Harvard’s Hausmann Calls Chinese Loans to Venezuela a ‘Disgrace’

  • Former minister alledges loans used for corrupt purposes
  • Venezuela reliant on China because it won't comply with IMF

The billions of dollars China loans to Venezuela in exchange for oil are a “disgrace” and used for corrupt purposes that go undisclosed to the general public, said Harvard professor Ricardo Hausmann.

Venezuela, which has tapped China for more than $45 billion over the last decade, is increasingly reliant on the world’s second-biggest economy for cash because of its unwillingness to comply with the requirements of the International Monetary Fund, Hausmann wrote in a Sept. 28 opinion piece for Project Syndicate. Those loans have become more important than ever as the nation’s international reserves tumbled with oil prices to a near 12-year low.

“The Chinese have not required that Venezuela do anything to increase the likelihood that it regains creditworthiness,” wrote Hausmann, a former Venezuelan planning minister. “They merely demand more oil as collateral. Whatever the IMF’s faults,” China Development Bank “is a disgrace.”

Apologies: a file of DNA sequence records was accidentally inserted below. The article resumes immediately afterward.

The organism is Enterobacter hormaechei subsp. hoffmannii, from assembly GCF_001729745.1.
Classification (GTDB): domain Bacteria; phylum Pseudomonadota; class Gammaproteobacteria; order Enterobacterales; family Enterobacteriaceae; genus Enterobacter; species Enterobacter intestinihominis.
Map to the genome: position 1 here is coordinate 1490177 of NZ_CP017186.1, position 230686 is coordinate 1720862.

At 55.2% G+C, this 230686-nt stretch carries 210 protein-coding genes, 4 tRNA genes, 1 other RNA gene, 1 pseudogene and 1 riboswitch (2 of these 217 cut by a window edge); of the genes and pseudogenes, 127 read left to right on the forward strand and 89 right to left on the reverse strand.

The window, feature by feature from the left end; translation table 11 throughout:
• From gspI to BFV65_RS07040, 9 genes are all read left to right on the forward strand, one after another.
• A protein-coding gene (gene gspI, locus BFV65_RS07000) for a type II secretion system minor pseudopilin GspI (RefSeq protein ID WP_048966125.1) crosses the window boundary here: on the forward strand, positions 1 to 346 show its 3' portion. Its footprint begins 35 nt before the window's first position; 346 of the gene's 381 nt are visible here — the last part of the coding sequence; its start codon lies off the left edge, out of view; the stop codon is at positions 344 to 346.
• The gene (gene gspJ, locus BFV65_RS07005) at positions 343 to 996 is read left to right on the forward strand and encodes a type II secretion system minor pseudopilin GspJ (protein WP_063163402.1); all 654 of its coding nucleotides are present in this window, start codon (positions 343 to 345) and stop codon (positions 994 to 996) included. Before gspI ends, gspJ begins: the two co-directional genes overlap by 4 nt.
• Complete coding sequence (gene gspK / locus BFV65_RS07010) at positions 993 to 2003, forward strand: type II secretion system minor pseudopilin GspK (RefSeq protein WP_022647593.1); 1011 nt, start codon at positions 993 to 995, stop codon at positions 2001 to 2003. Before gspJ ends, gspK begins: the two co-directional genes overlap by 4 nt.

The loans have “built-in privileges for Chinese companies” in sectors including telecommunications, appliances, cars and oil drilling, Hausmann said. An e-mail to the bank seeking comment, sent after business hours, wasn’t immediately returned.

Venezuela’s information ministry didn’t immediately respond to e-mails seeking comment on Hausmann’s allegations. The Harvard professor said in July that the country will have no choice but to default next year.

Earlier this month, President Nicolas Maduro signed a $5 billion loan with China to boost oil output. Despite dwindling production by state producer Petroleos de Venezuela SA, exports to China have risen steadily in recent years as Venezuela seeks to repay loans from the world’s second-largest oil consumer. Much of the money owed is repaid through oil shipments, which currently stand at about 700,000 barrels a day, Maduro said Sept. 2 at the signing ceremony in Beijing.

The global downturn in oil prices has weighed heavily on Venezuela’s economy, which is plagued by the world’s highest inflation rate and rampant shortages of consumer staples.

Venezuela’s reluctance to mend ties with the IMF means “they eschew the massive resources and wisdom that the international community can offer at a time of economic crisis to lessen the pain and hasten recovery,” Hausmann wrote.

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